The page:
To put it simply: if you, like me, crave from time to time a disarmingly seductive and feral new adult romance of enemies to lovers in an engagement of convenience, overflowing with deliciously addictive drama, delightfully humourous banter, easy-to-love side characters, and wickedly creative steam, a recurring theme of real or play-pretend deftly woven throughout its every thread, and want it to be unique and make you feel and cheer and bleed, A Kingdom of Flesh and Fire will provide even better than its predecessor, with a young woman who will never again be a passive pawn, a prince who is more mad than man, and a war of love where neither side is afraid to fight to steal a heart and keep their own.
“Beauty, my sweet child, is often broken and barbed, and always unexpected.”
I’ll admit, this series feels like a mix of so many pieces plucked from other bestsellers, namely Twilight and A Court of Mist and Fury, except it’s somehow not a bad reminder because the pieces are turned on their heads. Where Twilight had a problematically romanticised dynamic of a cat and a mouse, AKoFaF has two cats playing chase. Where ACoMaF was too sweetly romantic for me, AKoFaF does it more ferociously. Honestly, what is more captivating than two savage souls tearing into one another, taking pieces and denying that the other holds too many of theirs?
Now to put it not simply:
➸ AKoFaF Vs. FBaA: Fave or All-Time Fave?
Let’s let get the whining out of the way before I can get to the level-headed gushing. AKoFaF is, technically, better than FBaA. Which is only natural, as the tension is already there, the scale is grander, the world is vaster, it’s even smuttier (and I do not say this lightly because I was murdered), etcetera etcetera, you know how this goes. BUT, while I’m giving both books the same rating, while they are both predictable and I don’t mind, while both are not good at building mysteries in a way that it makes sense before unravelling, FBaA was an all-time fave and AKoFaF only a fave. Why?
✧ What made FBaA iconic is no longer there: It doesn’t matter that the first book was smaller in scale—bigger scale does not automatically equal a better book. And From Blood and Ash did what it did just right, focusing on the iconic dynamic of a secret-warrior Maiden and her shameless flirt of a guard; but AKoFaF did not. With a bigger scale comes a bigger responsibility, and you just can’t take the same approach and unceremoniously dump it into a wholly different type of book. JLA did capture the grandness rather well at the very end, and she evidently stole my heart again. And yet.
✧ Someone explain to me why people found FBaA to have a slow start and not AKoFaF: With FBaA, being stuck in a keep was understandable and expected; there was no urgency to move from the MC’s home. But in AKoFaF you turn every page waiting for them to get off your asses and move already. And yet they don’t. Don’t get me wrong, I loved all the small drama and the new enemies to lovers romance, but it needed to happen on the move dammit not in a keep no one cares about.
✧ There is no conclusion what the fuck: I’m just gonna go ahead and question my and everyone else’s sanity who thinks this is a complete book. Spoiler alert, it’s not. Or maybe I just misplaced the last chapters where the build up and the mysteries raised through the entire book actually got even a semi answer. My bad. Please move on to my incessant gushing now.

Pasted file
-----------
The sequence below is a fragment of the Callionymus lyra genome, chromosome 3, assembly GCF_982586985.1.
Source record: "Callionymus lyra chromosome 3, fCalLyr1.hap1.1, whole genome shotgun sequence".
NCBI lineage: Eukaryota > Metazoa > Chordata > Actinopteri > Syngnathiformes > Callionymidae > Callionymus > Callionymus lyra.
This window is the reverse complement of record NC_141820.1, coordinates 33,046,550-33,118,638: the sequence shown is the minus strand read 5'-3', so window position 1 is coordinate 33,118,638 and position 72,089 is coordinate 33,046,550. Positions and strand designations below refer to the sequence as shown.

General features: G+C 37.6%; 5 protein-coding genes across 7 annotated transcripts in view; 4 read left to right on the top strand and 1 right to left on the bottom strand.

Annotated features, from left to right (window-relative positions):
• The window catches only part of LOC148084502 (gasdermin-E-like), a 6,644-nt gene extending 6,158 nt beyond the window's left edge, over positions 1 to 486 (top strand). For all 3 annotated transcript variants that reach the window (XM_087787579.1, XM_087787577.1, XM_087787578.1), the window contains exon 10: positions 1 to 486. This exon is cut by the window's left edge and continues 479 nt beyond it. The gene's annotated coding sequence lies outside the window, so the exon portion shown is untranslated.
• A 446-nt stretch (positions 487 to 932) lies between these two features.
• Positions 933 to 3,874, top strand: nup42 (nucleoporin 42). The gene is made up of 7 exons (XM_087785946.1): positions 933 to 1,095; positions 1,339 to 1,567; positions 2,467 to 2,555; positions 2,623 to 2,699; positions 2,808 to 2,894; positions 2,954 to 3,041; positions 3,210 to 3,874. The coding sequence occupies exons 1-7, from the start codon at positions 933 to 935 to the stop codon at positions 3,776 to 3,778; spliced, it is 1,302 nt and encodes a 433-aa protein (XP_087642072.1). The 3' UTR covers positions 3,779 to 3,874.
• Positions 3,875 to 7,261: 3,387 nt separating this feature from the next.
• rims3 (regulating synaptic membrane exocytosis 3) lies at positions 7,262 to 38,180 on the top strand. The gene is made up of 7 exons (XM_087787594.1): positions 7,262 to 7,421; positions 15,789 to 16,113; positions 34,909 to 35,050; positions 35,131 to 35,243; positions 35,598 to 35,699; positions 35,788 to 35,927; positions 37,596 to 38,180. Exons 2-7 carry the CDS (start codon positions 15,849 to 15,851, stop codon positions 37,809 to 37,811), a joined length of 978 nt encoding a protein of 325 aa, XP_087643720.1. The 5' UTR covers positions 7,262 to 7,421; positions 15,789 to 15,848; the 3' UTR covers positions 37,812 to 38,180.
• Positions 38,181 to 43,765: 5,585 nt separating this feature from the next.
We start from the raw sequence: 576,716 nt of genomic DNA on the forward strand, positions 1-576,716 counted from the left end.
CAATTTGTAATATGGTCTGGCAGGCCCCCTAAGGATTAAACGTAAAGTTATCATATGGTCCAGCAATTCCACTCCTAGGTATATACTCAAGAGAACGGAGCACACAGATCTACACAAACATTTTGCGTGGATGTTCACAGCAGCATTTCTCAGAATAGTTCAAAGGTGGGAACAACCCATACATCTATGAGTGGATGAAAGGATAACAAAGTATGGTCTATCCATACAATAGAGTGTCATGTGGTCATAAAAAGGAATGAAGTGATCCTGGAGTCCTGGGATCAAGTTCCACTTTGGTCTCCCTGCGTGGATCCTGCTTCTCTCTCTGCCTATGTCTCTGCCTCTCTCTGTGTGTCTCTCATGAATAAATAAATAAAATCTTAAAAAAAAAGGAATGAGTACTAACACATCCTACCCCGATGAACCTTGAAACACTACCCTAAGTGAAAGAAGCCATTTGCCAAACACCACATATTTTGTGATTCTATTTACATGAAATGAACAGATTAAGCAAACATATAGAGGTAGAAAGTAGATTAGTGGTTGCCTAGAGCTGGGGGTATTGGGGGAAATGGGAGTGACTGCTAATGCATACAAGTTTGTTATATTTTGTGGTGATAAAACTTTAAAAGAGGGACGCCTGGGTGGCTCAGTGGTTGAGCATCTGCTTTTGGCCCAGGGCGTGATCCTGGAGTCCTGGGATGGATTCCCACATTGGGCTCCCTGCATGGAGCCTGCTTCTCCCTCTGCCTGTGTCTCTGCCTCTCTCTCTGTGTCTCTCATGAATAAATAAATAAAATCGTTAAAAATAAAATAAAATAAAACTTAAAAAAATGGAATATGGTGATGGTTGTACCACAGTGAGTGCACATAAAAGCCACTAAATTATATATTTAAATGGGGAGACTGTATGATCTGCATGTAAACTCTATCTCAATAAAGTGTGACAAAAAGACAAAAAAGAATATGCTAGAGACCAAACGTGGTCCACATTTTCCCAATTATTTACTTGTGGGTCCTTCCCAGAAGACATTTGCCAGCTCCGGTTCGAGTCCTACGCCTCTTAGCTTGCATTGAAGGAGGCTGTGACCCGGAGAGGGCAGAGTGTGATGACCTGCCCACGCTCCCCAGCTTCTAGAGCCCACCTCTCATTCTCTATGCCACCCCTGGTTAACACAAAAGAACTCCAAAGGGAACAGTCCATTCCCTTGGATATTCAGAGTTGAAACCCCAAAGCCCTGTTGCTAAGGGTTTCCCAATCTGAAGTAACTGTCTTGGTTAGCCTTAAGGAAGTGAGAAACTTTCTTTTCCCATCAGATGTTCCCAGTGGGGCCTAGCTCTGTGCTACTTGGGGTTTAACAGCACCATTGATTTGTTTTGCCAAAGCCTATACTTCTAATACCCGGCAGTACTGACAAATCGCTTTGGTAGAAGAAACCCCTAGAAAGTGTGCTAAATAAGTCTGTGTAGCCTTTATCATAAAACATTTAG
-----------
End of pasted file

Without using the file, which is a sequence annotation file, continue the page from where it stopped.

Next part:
➸ Romance: The Heart & Soul of It All
“You’re beautiful when you’re quiet and somber, but when you laugh? You rival the sunrise over the Skotos Mountains.”
In all the vast, wild world, there are different kinds of relationships; there are cute partners who give each other sweet whispers and kisses, there are steely partners who provide peace in their steady embrace, and then there are playful partners whose very dynamic is a cat and mouse chase. All relationships have a little bit of the three, but yours magnanimously naughty soul gravitates, unsurprisingly, towards the ones with a dominant playful side. That’s why I live for Poppy and Cas.
In all the aforementioned vast, wild world though, there are also different kinds of understanding; when we hear the word, don’t we usually think of sympathy for another’s pain, comradeship in compassion, or acceptance of different beliefs? Well, what about rage or hate? What about understanding one’s vengeance and seeking no sympathy? Understanding is, as a rule, crucial to us living side by side as varied humans, but yours raging truly gravitates, you guessed it, towards the latter the most. That is also why I live for Poppy and Cas.
“Retribution is yours, if you want it,” he said. “And if not, I will be your blade, the thing that ends his miserable existence. It’s your choice.”
Readers keep comparing these two to Feysand from A Court of Mist and Fury and they need to stop. Stop this madness right this moment! Feyre and Rhysand are, as a rule, sweetness seeking people. Yes, they have their playful side, but the core of their relationship is being cute and adorable and romantic and whispering sweet nothings. That doesn’t make them any less of a great couple (I do love them), it just makes them less of a my type of couple. Whereas Poppy and Cas, despite occasionally being romantic and adorable and making declarations of love, operate on a bloodsport-type of dynamic (seriously, Raleigh Ritchie’s song Bloodsport exists for these two no kidding; you can find it on my playlist), baiting, circling one another, looking to draw first blood. It’s a constant, neverending challenge, a game of who will best whom, and it killed me and revived me and dug a den deep into my abandoned heart and no I’m not dramatic you’re dramatic.